Oct 18, 2018

With new development finance agency, the U.S. matches China's ante

President of the Overseas Private Investment Corporation Ray Washburne and Ivanka Trump during the CEO Summit of the Americas on April 13, 2018, in Lima, Peru. Photo: Manuel Medir via Getty Images

On Oct. 5, President Trump signed the Better Utilization of Investments Leading to Development (BUILD) Act, establishing a new $60 billion development finance agency to invest in less developed countries. The United States International Development Finance Corporation (USIDFC) will replace the Overseas Private Investment Corporation (OPIC), and in doing so will double its funding and enhance its capabilities.

Why it matters: Growing economic competition from China in emerging markets has finally shaken the U.S. out of its complacency toward development finance. With new and more efficient investment capabilities, the USIDFC has the potential to re-establish the U.S. as a global leader in commercial diplomacy.

China has over the past two decades transformed its formerly negligible economic ties to other developing countries. It is now the biggest financier in Africa, where it has supported 3,000 infrastructure projects. In September, it committed another $60 billion over three years to the continent. Meanwhile, OPIC has not innovated or expanded for decades and mainly measured its performance vis-à-vis European development finance entities.

Despite consistently returning money to the U.S. Treasury, OPIC has faced criticism, especially from Republicans who view its investment as “corporate welfare,” and was initially zeroed out in Trump's 2018 budget. But over the past year, OPIC president Ray Washburne has stressed that an increased focus on development finance is critical to countering China’s Belt and Road Initiative and protecting U.S. strategic interests abroad.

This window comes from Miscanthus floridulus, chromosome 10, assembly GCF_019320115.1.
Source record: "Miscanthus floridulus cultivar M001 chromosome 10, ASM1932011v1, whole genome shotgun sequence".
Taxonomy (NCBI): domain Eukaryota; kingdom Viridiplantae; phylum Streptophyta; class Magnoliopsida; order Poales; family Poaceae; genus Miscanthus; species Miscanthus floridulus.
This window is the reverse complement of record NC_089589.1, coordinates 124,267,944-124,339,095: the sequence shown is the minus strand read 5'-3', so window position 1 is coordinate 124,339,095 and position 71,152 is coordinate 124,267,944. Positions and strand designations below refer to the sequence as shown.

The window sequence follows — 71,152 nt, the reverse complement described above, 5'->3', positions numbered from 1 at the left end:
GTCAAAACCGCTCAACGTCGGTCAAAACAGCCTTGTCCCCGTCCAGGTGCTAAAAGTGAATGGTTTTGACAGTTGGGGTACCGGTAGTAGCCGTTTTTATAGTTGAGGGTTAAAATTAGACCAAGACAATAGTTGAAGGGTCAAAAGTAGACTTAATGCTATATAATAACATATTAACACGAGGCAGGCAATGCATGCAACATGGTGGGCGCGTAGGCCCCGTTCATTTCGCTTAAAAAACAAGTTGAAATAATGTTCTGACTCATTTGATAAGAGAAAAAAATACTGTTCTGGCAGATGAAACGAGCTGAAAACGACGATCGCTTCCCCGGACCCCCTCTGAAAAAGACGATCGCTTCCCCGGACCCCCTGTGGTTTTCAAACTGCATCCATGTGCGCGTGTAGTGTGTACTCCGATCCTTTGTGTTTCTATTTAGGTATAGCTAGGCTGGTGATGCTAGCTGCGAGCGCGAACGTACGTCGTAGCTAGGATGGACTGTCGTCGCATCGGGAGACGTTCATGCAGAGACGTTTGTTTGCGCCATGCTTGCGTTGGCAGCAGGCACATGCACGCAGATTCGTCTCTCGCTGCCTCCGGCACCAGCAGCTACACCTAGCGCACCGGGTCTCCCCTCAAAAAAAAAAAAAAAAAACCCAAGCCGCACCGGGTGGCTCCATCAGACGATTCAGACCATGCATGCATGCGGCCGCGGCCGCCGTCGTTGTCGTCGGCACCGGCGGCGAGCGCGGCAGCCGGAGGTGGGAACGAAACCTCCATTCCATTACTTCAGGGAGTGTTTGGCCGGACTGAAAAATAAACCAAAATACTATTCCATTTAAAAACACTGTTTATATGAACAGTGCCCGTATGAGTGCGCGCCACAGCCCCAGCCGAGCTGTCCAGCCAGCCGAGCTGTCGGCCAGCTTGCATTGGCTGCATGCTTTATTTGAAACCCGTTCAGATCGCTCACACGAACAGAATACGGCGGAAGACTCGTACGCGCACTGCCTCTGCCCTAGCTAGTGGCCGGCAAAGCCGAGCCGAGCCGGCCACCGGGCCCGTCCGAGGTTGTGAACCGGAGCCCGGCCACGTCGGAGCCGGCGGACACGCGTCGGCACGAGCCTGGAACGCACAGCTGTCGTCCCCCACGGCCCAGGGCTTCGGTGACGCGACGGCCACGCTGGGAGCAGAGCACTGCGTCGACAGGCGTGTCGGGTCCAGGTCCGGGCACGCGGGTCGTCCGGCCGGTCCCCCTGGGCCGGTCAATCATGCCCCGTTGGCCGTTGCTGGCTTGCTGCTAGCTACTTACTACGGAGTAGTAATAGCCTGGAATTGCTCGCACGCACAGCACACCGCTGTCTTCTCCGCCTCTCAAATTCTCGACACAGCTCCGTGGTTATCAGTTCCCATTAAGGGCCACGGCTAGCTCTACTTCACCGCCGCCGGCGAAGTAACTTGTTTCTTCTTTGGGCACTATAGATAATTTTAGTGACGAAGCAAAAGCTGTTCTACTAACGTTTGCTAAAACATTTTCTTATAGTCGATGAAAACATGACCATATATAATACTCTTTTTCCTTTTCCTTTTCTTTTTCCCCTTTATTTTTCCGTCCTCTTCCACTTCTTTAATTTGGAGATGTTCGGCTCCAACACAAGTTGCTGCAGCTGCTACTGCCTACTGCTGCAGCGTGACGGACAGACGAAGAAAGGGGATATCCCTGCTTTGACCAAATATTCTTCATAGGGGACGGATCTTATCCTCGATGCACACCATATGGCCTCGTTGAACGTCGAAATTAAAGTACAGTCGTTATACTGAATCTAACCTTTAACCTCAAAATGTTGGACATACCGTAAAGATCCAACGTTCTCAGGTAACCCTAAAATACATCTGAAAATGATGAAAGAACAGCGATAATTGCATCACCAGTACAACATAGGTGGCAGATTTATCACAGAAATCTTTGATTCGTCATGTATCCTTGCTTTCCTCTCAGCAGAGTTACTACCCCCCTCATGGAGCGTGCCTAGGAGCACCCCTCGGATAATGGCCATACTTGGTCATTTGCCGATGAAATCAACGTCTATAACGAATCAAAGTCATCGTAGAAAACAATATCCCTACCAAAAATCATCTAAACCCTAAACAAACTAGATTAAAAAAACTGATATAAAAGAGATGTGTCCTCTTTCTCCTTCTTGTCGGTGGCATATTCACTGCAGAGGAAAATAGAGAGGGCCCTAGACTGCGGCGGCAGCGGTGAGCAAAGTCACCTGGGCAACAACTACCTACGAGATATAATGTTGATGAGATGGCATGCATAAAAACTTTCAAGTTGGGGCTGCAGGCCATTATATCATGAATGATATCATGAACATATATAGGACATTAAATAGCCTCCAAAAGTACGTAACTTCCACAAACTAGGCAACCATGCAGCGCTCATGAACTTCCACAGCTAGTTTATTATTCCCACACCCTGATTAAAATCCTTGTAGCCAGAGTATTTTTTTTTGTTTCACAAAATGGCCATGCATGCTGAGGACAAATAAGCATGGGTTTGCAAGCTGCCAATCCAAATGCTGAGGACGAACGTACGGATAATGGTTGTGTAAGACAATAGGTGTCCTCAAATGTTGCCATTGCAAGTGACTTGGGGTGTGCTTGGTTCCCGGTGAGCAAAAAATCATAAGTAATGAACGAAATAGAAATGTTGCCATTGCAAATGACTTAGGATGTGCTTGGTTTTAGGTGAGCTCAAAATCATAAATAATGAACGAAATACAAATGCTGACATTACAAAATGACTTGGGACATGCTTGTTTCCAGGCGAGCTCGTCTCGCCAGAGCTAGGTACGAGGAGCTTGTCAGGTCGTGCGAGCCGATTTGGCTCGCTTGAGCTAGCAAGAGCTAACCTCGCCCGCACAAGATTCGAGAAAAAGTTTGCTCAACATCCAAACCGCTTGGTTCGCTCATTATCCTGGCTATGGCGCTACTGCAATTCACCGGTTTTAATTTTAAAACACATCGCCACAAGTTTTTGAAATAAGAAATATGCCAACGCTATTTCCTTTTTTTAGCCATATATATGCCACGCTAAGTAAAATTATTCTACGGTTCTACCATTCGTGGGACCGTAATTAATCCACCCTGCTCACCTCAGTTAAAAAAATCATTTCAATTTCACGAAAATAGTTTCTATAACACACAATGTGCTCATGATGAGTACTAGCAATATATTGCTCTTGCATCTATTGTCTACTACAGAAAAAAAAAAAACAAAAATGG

The details: The BUILD Act was passed by the House and Senate with broad bipartisan support. By combining OPIC with several funds at the U.S. Agency for International Development (USAID), including the Development Credit Authority, the new USIDFC will streamline U.S. development finance.

  • American companies investing in emerging markets will now have access to enhanced political risk insurance, equity investment, debt financing, first-loss guarantees, financing for feasibility studies, grants for technical assistance and development credits — all under one roof.
  • New financial tools, such as the ability to make equity investments, will position the USIDFC to be more competitive with well-established European development finance institutions.
  • The USIDFC’s increased funding cap will better support U.S. firms seeking opportunities in emerging markets, especially as China and Russia continue to deepen commercial engagement in African markets.

The bottom line: The USIDFC presents a once-in-a-generation opportunity for the U.S. to double down on its market-driven approach to commercial diplomacy, enhance American competitiveness and advance economic development in emerging markets.

Aubrey Hruby is a senior fellow in the Atlantic Council's Africa Center.

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